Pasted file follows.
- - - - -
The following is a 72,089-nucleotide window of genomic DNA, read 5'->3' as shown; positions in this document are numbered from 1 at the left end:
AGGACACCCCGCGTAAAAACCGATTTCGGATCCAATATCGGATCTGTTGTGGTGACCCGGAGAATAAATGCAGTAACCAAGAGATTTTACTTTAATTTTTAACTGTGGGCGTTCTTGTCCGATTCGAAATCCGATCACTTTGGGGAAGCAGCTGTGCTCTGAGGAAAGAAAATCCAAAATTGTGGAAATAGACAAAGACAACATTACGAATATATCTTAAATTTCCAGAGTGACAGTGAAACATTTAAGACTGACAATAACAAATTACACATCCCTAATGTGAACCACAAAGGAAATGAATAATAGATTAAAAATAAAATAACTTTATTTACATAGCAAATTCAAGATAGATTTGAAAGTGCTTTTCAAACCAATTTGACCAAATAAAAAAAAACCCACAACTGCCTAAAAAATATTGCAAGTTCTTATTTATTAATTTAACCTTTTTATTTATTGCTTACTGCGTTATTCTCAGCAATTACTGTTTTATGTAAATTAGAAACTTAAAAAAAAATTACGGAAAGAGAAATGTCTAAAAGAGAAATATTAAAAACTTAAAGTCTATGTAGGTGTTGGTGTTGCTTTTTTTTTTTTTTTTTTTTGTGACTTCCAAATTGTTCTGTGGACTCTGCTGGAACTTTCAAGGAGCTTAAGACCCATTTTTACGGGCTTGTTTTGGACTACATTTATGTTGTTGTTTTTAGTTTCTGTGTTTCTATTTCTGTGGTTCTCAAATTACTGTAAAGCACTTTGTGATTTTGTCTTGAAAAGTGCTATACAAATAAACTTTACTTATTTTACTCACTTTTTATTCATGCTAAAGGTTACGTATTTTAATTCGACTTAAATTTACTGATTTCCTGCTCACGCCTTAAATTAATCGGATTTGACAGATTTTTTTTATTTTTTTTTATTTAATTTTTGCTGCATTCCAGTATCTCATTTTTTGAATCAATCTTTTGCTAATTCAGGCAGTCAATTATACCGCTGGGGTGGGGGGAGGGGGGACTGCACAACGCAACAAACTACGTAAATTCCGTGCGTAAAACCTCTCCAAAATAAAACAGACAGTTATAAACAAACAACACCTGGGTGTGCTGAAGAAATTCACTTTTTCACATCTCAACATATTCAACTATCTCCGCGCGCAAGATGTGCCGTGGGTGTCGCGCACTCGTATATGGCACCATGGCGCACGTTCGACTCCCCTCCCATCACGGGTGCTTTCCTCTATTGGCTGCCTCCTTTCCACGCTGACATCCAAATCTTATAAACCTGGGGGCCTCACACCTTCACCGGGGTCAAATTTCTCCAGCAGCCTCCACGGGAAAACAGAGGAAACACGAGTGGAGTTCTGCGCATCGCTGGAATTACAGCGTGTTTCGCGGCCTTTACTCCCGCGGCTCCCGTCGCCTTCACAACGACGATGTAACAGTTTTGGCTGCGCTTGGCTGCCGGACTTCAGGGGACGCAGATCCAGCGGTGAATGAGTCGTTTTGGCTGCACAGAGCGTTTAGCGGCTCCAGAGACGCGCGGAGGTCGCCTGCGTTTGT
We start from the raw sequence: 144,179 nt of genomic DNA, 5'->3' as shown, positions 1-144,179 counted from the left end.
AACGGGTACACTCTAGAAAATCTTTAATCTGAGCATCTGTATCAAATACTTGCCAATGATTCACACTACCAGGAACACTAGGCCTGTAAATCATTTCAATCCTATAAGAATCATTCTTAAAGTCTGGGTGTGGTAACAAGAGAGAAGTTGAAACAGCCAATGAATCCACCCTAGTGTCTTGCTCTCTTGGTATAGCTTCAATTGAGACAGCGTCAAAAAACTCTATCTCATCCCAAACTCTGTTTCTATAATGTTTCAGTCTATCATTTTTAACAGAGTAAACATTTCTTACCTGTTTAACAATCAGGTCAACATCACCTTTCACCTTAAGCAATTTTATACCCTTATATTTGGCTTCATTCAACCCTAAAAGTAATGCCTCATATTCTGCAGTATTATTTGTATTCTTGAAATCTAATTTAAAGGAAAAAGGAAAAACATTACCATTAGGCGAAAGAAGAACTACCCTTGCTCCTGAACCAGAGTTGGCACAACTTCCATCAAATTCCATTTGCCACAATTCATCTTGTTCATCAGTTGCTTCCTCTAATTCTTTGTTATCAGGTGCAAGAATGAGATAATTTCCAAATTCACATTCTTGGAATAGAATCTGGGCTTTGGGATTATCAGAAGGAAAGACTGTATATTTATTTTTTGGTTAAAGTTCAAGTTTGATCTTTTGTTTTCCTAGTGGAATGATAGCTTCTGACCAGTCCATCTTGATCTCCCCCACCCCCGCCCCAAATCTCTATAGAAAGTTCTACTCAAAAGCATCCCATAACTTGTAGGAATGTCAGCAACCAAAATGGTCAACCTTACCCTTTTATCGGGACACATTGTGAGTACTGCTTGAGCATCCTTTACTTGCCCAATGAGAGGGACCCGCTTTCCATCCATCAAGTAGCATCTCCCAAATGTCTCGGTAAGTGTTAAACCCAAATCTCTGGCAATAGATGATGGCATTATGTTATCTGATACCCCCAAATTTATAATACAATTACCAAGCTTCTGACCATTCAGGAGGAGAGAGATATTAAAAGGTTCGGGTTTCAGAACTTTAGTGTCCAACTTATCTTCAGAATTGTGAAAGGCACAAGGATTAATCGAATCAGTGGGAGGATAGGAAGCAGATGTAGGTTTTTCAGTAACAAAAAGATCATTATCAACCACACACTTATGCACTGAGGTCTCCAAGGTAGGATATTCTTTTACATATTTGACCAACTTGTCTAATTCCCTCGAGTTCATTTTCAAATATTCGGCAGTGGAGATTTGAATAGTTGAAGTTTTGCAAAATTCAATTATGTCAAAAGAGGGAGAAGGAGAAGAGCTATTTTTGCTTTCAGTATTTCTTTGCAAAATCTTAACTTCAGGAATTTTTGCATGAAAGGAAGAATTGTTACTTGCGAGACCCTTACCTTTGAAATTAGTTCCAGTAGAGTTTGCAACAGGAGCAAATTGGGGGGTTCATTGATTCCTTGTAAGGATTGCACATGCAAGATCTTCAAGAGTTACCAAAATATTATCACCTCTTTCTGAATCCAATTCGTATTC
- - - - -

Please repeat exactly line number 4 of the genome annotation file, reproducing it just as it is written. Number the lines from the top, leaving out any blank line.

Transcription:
AACGGGTACACTCTAGAAAATCTTTAATCTGAGCATCTGTATCAAATACTTGCCAATGATTCACACTACCAGGAACACTAGGCCTGTAAATCATTTCAATCCTATAAGAATCATTCTTAAAGTCTGGGTGTGGTAACAAGAGAGAAGTTGAAACAGCCAATGAATCCACCCTAGTGTCTTGCTCTCTTGGTATAGCTTCAATTGAGACAGCGTCAAAAAACTCTATCTCATCCCAAACTCTGTTTCTATAATGTTTCAGTCTATCATTTTTAACAGAGTAAACATTTCTTACCTGTTTAACAATCAGGTCAACATCACCTTTCACCTTAAGCAATTTTATACCCTTATATTTGGCTTCATTCAACCCTAAAAGTAATGCCTCATATTCTGCAGTATTATTTGTATTCTTGAAATCTAATTTAAAGGAAAAAGGAAAAACATTACCATTAGGCGAAAGAAGAACTACCCTTGCTCCTGAACCAGAGTTGGCACAACTTCCATCAAATTCCATTTGCCACAATTCATCTTGTTCATCAGTTGCTTCCTCTAATTCTTTGTTATCAGGTGCAAGAATGAGATAATTTCCAAATTCACATTCTTGGAATAGAATCTGGGCTTTGGGATTATCAGAAGGAAAGACTGTATATTTATTTTTTGGTTAAAGTTCAAGTTTGATCTTTTGTTTTCCTAGTGGAATGATAGCTTCTGACCAGTCCATCTTGATCTCCCCCACCCCCGCCCCAAATCTCTATAGAAAGTTCTACTCAAAAGCATCCCATAACTTGTAGGAATGTCAGCAACCAAAATGGTCAACCTTACCCTTTTATCGGGACACATTGTGAGTACTGCTTGAGCATCCTTTACTTGCCCAATGAGAGGGACCCGCTTTCCATCCATCAAGTAGCATCTCCCAAATGTCTCGGTAAGTGTTAAACCCAAATCTCTGGCAATAGATGATGGCATTATGTTATCTGATACCCCCAAATTTATAATACAATTACCAAGCTTCTGACCATTCAGGAGGAGAGAGATATTAAAAGGTTCGGGTTTCAGAACTTTAGTGTCCAACTTATCTTCAGAATTGTGAAAGGCACAAGGATTAATCGAATCAGTGGGAGGATAGGAAGCAGATGTAGGTTTTTCAGTAACAAAAAGATCATTATCAACCACACACTTATGCACTGAGGTCTCCAAGGTAGGATATTCTTTTACATATTTGACCAACTTGTCTAATTCCCTCGAGTTCATTTTCAAATATTCGGCAGTGGAGATTTGAATAGTTGAAGTTTTGCAAAATTCAATTATGTCAAAAGAGGGAGAAGGAGAAGAGCTATTTTTGCTTTCAGTATTTCTTTGCAAAATCTTAACTTCAGGAATTTTTGCATGAAAGGAAGAATTGTTACTTGCGAGACCCTTACCTTTGAAATTAGTTCCAGTAGAGTTTGCAACAGGAGCAAATTGGGGGGTTCATTGATTCCTTGTAAGGATTGCACATGCAAGATCTTCAAGAGTTACCAAAATATTATCACCTCTTTCTGAATCCAATTCGTATTC